With a pair of high-tech glasses and a remote communication platform, surgeons and other medical professionals can now seamlessly connect with experts and colleagues outside the operating room (OR). This is a game-changer. It means frontline surgical teams can bring expert advice into the OR, on-demand, when they need it most. And the technology is even being used to cut patient waiting times. 

 

What are smart glasses for surgeons?

 

Smart glasses for surgeons enable an expert located anywhere in the world to provide remote assistance to the OR. The surgeon’s glasses are linked to the external expert through a secure remote communication platform accessed via a web browser. 

 

A video feed from the high-resolution camera in the glasses gives the expert a surgeon’s-eye view of the procedure. Two-way communication enables them to talk with the medical professional as if they were in the room.

25% of surgeons are already integrating AR smart glasses into their surgical practices

 

According to research by Vuzix, 25% of surgeons in the US are already integrating smart glasses into their surgical practices, with a further 31% considering it. These glasses are  also being widely used for educational purposes. The same report found that 67% of US surgeons had received training via AR smart glasses.  

 

Technology from Rod&Cones also enables medical professionals in the OR to connect multiple audiovisual sources – up to six with the Open and Minimally Invasive Surgery (MIS) kits –  and securely share them with the remote expert. This includes X-rays, ultrasounds, heart-rate monitors, and more.

 

Why are these surgeon’s glasses being used?

Our technology enables MedTech experts, assisting surgeons, medical students, and other healthcare professionals to see and communicate in real-time with surgeons working in any OR. This type of technology has various applications, providing numerous benefits to both surgical teams and their patients. That’s why it’s gaining traction across the medical sector: 

 

  • Healthcare: Medical professionals use it to demonstrate procedures to peers or residents or attend live surgeries to provide highly-specialized guidance and support.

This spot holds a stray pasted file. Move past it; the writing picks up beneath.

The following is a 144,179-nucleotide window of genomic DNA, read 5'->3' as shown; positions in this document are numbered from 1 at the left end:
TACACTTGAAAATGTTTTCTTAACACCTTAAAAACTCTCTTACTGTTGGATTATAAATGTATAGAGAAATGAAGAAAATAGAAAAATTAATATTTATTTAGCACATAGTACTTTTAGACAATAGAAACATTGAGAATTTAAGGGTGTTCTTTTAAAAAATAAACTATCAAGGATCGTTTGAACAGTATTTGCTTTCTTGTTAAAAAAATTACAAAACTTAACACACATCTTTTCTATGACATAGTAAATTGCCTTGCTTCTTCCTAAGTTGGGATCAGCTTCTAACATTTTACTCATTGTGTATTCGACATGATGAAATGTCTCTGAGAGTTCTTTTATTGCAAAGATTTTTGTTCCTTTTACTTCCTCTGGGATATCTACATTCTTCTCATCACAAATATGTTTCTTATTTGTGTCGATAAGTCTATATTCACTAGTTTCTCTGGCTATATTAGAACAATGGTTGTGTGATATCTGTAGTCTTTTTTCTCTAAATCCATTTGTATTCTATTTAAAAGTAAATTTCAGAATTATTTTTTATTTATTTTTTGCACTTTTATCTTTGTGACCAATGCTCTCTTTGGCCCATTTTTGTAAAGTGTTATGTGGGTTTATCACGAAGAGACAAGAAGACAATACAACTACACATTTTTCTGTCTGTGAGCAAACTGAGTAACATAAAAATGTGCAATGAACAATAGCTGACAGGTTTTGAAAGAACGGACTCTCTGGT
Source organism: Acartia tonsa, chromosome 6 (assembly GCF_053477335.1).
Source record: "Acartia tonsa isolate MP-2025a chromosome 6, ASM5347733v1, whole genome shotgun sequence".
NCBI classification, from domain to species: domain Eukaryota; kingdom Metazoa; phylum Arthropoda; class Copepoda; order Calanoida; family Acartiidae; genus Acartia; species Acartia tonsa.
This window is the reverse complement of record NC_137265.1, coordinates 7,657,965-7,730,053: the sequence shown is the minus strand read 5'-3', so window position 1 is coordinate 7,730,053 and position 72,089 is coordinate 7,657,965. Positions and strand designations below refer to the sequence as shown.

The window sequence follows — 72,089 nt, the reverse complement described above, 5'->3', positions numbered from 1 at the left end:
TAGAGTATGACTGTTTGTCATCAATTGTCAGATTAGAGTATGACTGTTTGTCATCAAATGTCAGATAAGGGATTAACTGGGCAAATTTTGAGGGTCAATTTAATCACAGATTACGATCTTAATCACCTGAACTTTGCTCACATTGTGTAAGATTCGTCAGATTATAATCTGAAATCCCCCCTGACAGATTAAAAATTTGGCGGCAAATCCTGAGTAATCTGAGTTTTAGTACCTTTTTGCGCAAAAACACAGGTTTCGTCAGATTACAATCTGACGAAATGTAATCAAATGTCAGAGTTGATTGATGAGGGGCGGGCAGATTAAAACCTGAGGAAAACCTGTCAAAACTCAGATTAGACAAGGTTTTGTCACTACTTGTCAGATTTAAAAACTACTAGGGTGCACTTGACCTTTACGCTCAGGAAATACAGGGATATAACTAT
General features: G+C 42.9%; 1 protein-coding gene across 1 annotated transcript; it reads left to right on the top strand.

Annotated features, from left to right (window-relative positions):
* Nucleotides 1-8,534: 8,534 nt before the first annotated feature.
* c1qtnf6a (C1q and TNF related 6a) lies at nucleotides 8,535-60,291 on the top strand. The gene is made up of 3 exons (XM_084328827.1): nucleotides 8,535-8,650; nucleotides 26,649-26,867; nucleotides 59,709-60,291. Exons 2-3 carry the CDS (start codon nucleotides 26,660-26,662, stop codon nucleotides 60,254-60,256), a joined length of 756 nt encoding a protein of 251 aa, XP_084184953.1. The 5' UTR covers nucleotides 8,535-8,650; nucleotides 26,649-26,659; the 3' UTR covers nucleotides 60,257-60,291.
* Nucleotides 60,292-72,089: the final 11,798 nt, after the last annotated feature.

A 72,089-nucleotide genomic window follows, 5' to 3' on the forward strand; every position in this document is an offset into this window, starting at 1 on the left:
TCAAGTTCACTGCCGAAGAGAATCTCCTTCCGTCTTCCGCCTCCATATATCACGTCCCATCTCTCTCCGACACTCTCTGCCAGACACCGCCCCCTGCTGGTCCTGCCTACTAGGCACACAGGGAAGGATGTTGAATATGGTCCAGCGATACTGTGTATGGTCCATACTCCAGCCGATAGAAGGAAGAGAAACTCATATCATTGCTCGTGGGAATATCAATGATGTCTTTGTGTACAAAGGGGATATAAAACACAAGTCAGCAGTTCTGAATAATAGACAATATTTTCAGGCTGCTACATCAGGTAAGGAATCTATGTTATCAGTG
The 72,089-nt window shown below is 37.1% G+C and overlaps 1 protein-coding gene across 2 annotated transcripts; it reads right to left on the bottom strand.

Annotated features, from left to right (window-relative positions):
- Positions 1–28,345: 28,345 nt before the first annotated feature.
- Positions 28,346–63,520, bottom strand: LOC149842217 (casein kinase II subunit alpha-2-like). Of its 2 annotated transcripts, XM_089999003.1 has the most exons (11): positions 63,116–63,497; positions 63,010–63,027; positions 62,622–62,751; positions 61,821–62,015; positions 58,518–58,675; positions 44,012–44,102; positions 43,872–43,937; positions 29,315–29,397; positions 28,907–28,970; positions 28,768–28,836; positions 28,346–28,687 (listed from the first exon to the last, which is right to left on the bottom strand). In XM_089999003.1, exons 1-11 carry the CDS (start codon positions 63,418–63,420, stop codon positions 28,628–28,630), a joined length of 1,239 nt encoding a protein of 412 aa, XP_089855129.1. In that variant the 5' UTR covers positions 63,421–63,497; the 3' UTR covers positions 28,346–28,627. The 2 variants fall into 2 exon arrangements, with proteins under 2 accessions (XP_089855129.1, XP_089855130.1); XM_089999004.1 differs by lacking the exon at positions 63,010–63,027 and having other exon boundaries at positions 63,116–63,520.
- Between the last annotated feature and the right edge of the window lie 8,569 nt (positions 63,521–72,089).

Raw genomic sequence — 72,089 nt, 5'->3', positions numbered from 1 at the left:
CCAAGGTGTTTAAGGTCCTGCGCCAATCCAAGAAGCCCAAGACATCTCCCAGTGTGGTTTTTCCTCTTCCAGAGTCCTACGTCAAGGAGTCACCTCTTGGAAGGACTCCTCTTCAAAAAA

• Field Surgery: Our kits provide a compact solution to healthcare teams located in areas without the right expertise – such as in rural healthcare and conflict zones.

 

  • MedTech: Medical device reps can provide technical support without travel or scrubbing in, seeing and hearing everything remotely via a member of the OR team. 

 

As the technology and its potential applications evolve, it’s likely to become an essential piece of the surgeon’s tool kit – in a similar vein to surgical loupes. It’s clear that younger generations of surgeons are increasingly receptive to the use of smart glasses. In fact, 37% of surgeons aged 25-34 see AR as the future of surgical education, the Vuzix report found.

49% of surgeons agreed that AR smart glasses could effectively reduce complications and fatalities in the OR

 

How do surgeon’s glasses cut patient waiting times?

 

These days, everyone is being asked to do more with fewer resources. The healthcare system is no exception. In fact, it’s a prime example. Countries such as the UK face a real challenge to cut patient waiting times and provide timely, life-prolonging surgeries. 

In the US, a resounding 49% of surgeons surveyed by Vuzix believe that this technology can not only increase speed and accuracy but also reduce human errors –  ultimately benefiting patient outcomes. 42% of plastic surgeons in the US are currently considering the technology. Right now, cardiovascular surgery is leading the way, with 47% of surgeons incorporating AR smart glasses.

Healthcare professional opinion on Smart Glasses after testing them in the OR

Take an example from the UK. At Basildon University Hospital in Essex, smart glasses are being used by the cardiology department to reduce waiting times for heart procedures. It allows a single specialist to remotely support operations in multiple locations without having to travel.

 

The impact is that specialists free-up time to see more cases in one day, so that patients waiting times are reduced. BBC News reports that Basildon University Hospital has cut surgery waiting times by almost 50%.

To see Rods&Cones’ technology in action, watch this short video from BBC News:

Disclaimer: Rods&Cones is not responsible for external content.

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